La visión One Health clave para preservar la salud pública


Zoonoses are diseases that are transmitted between animals and humans either directly, through food or contact with vectors such as mosquitoes, sandflies, or ticks, or through the environment. This is an increasingly recurring global public health problem. Overpopulation, increased mobility, ecosystem degradation and species trade are some of the reasons for the increase.

Approximately 200 zoonotic diseases have been described. Throughout history, some of the known zoonoses are rabies, black death, bovine spongiform encephalopathy (BSE), influenza A or avian influenza, SARS-CoV-2 and monkeypox virus.

Considering that 60% of pathogens that cause human disease come from domestic or wild animals, that 75% of emerging human pathogens are of animal origin, and that 80% of pathogens at risk of use in bioterrorism are of animal origin, the global commitment to the present and future health of humans, animals and the environment is based on a One Health vision or concept. Human health is directly linked to the health of animals and the environment in which we live, so by caring for the health of animals and the environment, we protect our own health.

The One Health movement is a global strategy that aims to increase interdisciplinary collaboration in the health care of people, animals and the environment, and to develop and implement programs, policies and laws to improve public health. Only by working together, human and veterinary health professionals can safeguard public health.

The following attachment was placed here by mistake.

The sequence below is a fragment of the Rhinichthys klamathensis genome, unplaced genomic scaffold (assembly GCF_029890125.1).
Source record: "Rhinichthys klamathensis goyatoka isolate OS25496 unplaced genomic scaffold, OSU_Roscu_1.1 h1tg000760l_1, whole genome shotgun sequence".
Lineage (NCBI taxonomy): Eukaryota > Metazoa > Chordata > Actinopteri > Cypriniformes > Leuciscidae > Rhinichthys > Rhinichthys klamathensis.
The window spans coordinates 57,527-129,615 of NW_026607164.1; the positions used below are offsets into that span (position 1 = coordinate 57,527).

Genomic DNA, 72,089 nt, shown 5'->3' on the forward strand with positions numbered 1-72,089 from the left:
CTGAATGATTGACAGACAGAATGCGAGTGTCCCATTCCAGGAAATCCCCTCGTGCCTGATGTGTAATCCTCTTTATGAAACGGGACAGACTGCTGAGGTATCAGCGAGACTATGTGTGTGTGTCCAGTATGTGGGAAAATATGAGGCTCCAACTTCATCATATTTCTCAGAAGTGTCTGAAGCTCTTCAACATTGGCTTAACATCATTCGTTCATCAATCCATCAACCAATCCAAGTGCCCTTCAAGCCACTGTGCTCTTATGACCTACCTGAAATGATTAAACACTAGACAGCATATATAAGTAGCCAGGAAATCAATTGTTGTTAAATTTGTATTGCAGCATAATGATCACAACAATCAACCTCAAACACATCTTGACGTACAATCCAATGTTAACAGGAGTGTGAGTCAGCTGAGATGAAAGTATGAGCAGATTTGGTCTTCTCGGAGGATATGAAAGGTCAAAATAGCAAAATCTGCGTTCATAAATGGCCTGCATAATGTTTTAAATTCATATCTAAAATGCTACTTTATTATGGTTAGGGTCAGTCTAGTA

Keys to a One Health vision:

  • True recognition of health professionals.
  • Recognition of veterinarians as health professionals.
  • Creation of multidisciplinary teams of clinical professionals specializing in the health of livestock, wildlife, and humans.
  • Protect animal health as a primary asset.
  • Create stronger environmental protection policies with increased penalties for crimes that cause serious damage to ecosystems.
  • Promote research into alternative methods of animal experimentation.
  • Promote empathy for animals and the planet.


National Multiple Sclerosis Day

On December 18, National Multiple Sclerosis Day is celebrated with the sole intention of raising awareness of the pathology and disseminating the characteristics of the illness as well as the problems faced by those affected. This pathology affects more women than men, and in Spain alone there are more than 47 thousand people affected, more than 60 thousand in Europe and approximately 2.5 million throughout the world. Every year, 1,800 new cases of MS are diagnosed in Spain, and it is the second cause of disability among the young, after traffic accidents.

MS is a chronic autoimmune, inflammatory, demyelinating, neurodegenerative and progressive disease affecting the white matter of the brain and spinal cord. The first symptoms usually appear between the ages of 20 and 40 years and is more common in women. The usual early onset symptoms are fatigue, vision problems, tingling, numbness, dizziness and lightheadedness, muscle weakness, spasms, and problems with balance and coordination.

Also called the disease of a thousand faces, because of the many effects and symptoms it presents, differing from one person to another. Most of the manifestations of the disease are 'invisible', but they have an impact on the daily life of those who suffer from it. It causes great disability with motor, cognitive and visual acuity problems, accompanied by anxiety and depression.